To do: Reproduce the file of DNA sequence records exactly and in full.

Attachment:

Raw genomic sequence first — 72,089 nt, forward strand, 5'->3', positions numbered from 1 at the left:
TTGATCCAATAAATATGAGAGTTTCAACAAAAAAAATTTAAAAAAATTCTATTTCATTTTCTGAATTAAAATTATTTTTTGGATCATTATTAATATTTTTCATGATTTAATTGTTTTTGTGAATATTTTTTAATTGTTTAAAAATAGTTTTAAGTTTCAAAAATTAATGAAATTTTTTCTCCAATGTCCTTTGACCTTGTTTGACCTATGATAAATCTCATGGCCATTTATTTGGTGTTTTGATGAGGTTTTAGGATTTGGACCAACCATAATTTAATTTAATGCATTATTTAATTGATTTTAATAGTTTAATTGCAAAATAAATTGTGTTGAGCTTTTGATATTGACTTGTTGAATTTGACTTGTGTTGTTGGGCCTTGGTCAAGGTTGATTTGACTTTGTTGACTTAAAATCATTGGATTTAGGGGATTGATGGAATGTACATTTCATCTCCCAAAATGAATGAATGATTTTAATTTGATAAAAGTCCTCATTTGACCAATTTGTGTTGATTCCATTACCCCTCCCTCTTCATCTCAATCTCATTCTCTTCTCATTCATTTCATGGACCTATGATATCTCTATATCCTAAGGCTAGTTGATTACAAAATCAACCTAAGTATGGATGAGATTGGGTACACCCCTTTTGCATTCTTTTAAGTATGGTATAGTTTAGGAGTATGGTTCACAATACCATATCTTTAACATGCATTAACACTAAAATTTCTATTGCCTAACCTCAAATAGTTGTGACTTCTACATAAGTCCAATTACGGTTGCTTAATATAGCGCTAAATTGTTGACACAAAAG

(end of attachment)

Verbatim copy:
Raw genomic sequence first — 72,089 nt, forward strand, 5'->3', positions numbered from 1 at the left:
TTGATCCAATAAATATGAGAGTTTCAACAAAAAAAATTTAAAAAAATTCTATTTCATTTTCTGAATTAAAATTATTTTTTGGATCATTATTAATATTTTTCATGATTTAATTGTTTTTGTGAATATTTTTTAATTGTTTAAAAATAGTTTTAAGTTTCAAAAATTAATGAAATTTTTTCTCCAATGTCCTTTGACCTTGTTTGACCTATGATAAATCTCATGGCCATTTATTTGGTGTTTTGATGAGGTTTTAGGATTTGGACCAACCATAATTTAATTTAATGCATTATTTAATTGATTTTAATAGTTTAATTGCAAAATAAATTGTGTTGAGCTTTTGATATTGACTTGTTGAATTTGACTTGTGTTGTTGGGCCTTGGTCAAGGTTGATTTGACTTTGTTGACTTAAAATCATTGGATTTAGGGGATTGATGGAATGTACATTTCATCTCCCAAAATGAATGAATGATTTTAATTTGATAAAAGTCCTCATTTGACCAATTTGTGTTGATTCCATTACCCCTCCCTCTTCATCTCAATCTCATTCTCTTCTCATTCATTTCATGGACCTATGATATCTCTATATCCTAAGGCTAGTTGATTACAAAATCAACCTAAGTATGGATGAGATTGGGTACACCCCTTTTGCATTCTTTTAAGTATGGTATAGTTTAGGAGTATGGTTCACAATACCATATCTTTAACATGCATTAACACTAAAATTTCTATTGCCTAACCTCAAATAGTTGTGACTTCTACATAAGTCCAATTACGGTTGCTTAATATAGCGCTAAATTGTTGACACAAAAG